June has the most hours of daylight with almost 20 hours at its peak. On the contrary, if you visit outside of June-August, the days get progressively shorter. One of the many perks of visiting in the summer months is the abundance of extra daylight hours to explore.

Is there a ferry to the Faroe Islands?

Yes, but just one. Symril Lines operates one ferry route to the Faroe Islands via Denmark and Iceland aboard the MS Norrona. In the summer months, the ferry runs twice weekly but the rest of the year it’s just once a week.

What is the Faroe Islands currency?

There are two currencies of equal value used in the Faroe Islands, the Faroese krona and the Danish krone. Bank notes are printed in the Faroese currency, however, only Danish coins are used.

You may find a few places in the main towns willing to accept euros or British pounds but the exchange rate is likely to be very unfavorable.

Are credit cards widely accepted in the Faroe Islands?

Yes, most places on the main islands accept credit cards. Visa is the most widely accepted but many shops, restaurants, and hotels will also accept MasterCard, Eurocard, Maestro, and JCB. Aside from the major hotels, most places do not accept American Express.  

Our experience with cash versus credit card

In researching the Faroe Islands, I read that while most places on the larger islands do accept credit cards, in the smaller towns and shops, we would likely need cash.

So, we took out the equivalent of $100 US in Danish krone before boarding our flight in Copenhagen, just in case. But we ended up putting it toward our hotel bill at the end of our stay. We just never needed it!

Everywhere we went, we used contactless payment from our phones (like Apple Pay, Google Pay, or Samsung Wallet). From the tiny (phone-booth-size) coffee shop at Saksun to the info center café on Nolsoy island, everyone utilized “tap to pay” as the preferred payment option. We never even had to take a card from our wallets.

So, from our experience, if you’re not already using one of these contactless forms of payment directly from your phone, it pays to load it before your trip. It’s by far the easiest way to pay for things as you travel in the Faroe Islands (and most of Europe these days).

What language do they speak in the Faroe Islands?

Faroese is the primary language. However, Danish and English are both taught in schools and are widely spoken in most towns.

Sadly, Google didn’t think Faroese was important enough to add to Google Translate. Luckily, the folks at Visit Faroe Islands have come to the rescue with their own handy translator for Faroese.

Faroese translator

How many days do you need in the Faroe Islands?

That depends on just how much you want to see! We had 3 nights (two full days and two half days thanks to the long hours of daylight). I would say that’s the minimum to get around and explore more than a few islands.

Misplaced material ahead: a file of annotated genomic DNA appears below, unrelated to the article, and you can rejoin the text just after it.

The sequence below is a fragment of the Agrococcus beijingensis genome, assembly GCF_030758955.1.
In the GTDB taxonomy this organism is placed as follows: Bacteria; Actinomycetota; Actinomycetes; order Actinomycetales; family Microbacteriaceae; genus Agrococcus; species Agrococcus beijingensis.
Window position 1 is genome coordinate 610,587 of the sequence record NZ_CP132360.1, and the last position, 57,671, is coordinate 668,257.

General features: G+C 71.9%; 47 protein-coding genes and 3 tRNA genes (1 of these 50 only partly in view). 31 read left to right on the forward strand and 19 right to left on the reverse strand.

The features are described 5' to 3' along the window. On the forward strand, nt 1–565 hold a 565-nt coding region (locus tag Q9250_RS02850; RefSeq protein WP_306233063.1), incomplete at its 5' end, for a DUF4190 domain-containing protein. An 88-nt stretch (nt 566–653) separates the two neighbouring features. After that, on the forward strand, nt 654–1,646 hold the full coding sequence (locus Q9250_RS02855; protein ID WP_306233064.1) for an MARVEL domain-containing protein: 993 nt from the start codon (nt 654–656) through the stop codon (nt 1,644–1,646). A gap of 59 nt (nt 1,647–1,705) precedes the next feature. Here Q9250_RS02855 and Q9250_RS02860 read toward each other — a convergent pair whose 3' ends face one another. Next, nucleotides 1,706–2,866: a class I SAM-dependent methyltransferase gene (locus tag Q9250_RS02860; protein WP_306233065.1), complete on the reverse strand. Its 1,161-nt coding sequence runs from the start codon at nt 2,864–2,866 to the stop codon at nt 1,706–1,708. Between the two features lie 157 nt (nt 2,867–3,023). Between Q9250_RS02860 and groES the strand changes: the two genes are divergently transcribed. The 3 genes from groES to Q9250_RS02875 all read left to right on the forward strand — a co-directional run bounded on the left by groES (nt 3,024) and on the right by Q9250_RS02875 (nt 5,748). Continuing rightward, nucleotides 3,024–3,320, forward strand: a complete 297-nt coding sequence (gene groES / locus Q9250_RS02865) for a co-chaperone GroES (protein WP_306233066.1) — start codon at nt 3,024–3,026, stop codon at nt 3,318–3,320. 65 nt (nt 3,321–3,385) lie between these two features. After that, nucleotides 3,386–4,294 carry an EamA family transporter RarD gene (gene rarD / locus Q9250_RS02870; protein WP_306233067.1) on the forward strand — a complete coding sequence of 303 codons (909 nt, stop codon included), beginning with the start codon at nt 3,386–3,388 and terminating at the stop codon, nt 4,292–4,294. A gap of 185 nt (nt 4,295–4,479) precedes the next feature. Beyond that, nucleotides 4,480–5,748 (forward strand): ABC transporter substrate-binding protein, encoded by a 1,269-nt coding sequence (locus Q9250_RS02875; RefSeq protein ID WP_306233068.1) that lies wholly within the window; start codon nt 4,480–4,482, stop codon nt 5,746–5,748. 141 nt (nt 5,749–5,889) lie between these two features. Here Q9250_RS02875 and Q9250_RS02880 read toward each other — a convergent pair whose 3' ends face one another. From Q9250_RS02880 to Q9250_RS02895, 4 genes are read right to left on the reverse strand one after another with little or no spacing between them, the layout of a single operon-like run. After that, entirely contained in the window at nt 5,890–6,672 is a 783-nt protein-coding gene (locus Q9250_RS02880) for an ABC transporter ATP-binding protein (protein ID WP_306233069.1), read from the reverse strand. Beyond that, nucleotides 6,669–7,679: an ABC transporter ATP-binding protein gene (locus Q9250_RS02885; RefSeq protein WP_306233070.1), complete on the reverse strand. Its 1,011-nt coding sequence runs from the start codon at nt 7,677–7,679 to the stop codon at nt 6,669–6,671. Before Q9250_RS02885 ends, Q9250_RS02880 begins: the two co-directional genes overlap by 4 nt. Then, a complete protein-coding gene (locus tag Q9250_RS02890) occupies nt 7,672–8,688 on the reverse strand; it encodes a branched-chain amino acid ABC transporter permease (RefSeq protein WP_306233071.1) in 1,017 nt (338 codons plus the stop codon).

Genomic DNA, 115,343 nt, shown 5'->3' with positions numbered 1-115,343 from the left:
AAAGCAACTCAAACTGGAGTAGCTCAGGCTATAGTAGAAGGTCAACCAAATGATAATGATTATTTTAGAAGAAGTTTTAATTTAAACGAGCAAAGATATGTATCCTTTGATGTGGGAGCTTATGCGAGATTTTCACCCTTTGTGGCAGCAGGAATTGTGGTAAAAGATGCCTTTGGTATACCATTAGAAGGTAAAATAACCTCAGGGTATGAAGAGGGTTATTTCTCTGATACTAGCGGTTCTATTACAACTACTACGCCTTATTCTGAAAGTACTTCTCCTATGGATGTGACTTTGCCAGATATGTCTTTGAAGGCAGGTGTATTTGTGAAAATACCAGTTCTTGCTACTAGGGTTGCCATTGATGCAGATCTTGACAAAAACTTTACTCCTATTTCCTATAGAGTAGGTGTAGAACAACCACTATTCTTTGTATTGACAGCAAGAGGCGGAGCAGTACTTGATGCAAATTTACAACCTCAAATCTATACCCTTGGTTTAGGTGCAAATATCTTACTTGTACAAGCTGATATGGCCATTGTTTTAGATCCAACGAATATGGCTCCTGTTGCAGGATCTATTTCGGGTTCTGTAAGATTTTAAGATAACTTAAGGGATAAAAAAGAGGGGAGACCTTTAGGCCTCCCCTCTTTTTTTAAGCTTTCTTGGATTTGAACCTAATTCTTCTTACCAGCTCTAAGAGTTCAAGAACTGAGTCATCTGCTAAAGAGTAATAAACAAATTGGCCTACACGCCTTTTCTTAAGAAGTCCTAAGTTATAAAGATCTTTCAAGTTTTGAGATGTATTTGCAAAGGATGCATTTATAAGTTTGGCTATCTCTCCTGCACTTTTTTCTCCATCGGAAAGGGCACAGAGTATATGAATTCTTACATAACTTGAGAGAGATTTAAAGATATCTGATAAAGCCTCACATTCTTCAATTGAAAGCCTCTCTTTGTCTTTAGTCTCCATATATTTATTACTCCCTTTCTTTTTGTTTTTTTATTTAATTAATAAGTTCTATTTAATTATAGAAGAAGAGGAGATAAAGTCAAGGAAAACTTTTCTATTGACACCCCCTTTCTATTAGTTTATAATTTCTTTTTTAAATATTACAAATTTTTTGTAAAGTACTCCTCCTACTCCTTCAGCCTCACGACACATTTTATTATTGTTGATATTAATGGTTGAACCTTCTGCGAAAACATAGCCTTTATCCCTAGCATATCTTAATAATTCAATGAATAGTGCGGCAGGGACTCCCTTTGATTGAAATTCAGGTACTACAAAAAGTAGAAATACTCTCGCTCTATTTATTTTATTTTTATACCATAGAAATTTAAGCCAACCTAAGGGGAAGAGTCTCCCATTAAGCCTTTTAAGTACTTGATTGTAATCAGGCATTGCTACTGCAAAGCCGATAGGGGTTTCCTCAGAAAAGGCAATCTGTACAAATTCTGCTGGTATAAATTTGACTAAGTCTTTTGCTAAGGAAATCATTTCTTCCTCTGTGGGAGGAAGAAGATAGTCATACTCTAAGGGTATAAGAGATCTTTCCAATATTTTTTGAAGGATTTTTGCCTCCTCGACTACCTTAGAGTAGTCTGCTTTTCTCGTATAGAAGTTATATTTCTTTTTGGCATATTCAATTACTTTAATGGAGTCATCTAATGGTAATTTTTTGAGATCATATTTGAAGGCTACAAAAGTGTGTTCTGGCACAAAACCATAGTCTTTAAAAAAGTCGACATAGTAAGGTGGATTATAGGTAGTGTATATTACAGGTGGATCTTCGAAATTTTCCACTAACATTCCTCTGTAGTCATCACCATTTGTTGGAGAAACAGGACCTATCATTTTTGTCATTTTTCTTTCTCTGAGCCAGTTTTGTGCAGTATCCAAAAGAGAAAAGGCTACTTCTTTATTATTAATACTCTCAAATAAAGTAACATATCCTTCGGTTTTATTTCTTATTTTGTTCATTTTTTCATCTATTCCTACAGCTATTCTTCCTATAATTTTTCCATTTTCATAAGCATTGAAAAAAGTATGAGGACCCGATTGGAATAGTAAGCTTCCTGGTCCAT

But 4 to 7 days is much better, especially if you plan to explore some of the islands’ many incredible hiking trails.

Can you see the Northern Lights from the Faroe Islands?

Yes! Weather permitting, the Faroe Islands are a terrific place to experience the Northern Lights between the months of September and March. Located on the northern tip of Eysturoy island, the village of Gjógv is one of several great places to view the lights.

Why do houses in the Faroe Islands have grass roofs?

Aside from its many spectacular waterfalls, the turf-roofed buildings are perhaps the Faroe Islands’ most recognizable sight.

Common on homes, office buildings, restaurants, and even hotels, the sod roofs are both functional and aesthetically pleasing. These lush green rooftops are not exclusive to the Faroe Islands. In fact, sod roofs are historically common throughout Scandinavia (especially in Iceland and Norway).

The traditional Viking sod roofs are actually made of birch bark which is then covered with sod cut from good pasture land, something that is plentiful in the Faroes.

Tinganes Torshavn Turf Roofs
Turf roofs on the Tinganes government buildings in Torshavn

With up to 300 days of rainfall a year, the turf roofs provide protection from the elements as well as additional insulation in the long winter months.

Plus, let’s be honest, they just look really cool. Am I right?

Wrapping up a fantastic visit to the Faroe Islands!

And there you have it, 15 wildly wonderful Faroe Islands things to do when you visit. And everything else you could ever want to know about planning a trip to the Faroe Islands.

My advice? Hurry up and get there before the rest of the world discovers the magical beauty of these remote islands.

Faroe Islands Things to Do

Looking for more awesome destinations in this part of the world? Start here: